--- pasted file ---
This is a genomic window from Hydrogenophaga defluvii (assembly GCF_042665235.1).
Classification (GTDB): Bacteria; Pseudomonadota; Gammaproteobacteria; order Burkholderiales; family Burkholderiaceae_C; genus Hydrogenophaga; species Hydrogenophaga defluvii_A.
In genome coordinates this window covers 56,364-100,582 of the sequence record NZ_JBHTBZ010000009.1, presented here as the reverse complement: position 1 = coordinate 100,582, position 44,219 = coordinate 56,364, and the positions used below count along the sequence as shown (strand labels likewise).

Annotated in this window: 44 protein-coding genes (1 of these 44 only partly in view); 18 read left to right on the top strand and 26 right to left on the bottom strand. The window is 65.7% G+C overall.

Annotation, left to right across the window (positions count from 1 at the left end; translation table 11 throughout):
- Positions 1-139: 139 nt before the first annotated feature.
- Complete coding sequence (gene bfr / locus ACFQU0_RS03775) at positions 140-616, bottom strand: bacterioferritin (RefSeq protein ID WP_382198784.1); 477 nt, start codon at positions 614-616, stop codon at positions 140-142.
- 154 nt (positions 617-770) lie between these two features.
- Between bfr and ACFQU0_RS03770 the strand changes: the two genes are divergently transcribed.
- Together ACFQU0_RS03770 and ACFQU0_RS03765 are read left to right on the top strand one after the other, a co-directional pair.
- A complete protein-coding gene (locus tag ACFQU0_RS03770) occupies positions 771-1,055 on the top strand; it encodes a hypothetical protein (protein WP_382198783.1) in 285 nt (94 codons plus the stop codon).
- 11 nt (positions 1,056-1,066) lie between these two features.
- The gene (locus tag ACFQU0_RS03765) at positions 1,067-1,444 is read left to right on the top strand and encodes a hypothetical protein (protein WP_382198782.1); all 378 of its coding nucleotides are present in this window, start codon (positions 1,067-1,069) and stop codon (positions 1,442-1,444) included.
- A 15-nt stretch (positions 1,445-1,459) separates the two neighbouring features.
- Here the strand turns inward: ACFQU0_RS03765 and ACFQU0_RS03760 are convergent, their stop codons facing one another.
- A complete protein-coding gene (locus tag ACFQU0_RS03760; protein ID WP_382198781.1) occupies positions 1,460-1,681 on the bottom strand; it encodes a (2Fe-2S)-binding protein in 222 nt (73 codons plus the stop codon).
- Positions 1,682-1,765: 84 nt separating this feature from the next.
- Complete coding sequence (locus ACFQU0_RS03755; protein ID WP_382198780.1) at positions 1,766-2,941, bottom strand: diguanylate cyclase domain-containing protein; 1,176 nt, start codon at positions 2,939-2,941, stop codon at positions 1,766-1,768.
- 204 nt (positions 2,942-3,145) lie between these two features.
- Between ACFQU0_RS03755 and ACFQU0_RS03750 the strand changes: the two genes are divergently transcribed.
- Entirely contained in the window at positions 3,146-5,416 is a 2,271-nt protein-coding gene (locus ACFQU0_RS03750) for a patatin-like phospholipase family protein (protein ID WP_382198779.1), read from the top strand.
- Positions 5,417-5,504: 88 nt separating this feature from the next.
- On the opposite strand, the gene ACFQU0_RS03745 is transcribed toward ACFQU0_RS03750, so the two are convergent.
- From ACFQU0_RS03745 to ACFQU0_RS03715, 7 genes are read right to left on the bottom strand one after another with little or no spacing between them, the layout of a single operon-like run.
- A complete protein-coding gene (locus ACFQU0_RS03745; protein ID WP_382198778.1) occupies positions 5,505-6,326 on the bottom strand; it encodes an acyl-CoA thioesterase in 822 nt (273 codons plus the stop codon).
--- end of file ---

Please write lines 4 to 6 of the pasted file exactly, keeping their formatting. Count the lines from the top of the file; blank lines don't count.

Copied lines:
Annotated in this window: 44 protein-coding genes (1 of these 44 only partly in view); 18 read left to right on the top strand and 26 right to left on the bottom strand. The window is 65.7% G+C overall.

Annotation, left to right across the window (positions count from 1 at the left end; translation table 11 throughout):
- Positions 1-139: 139 nt before the first annotated feature.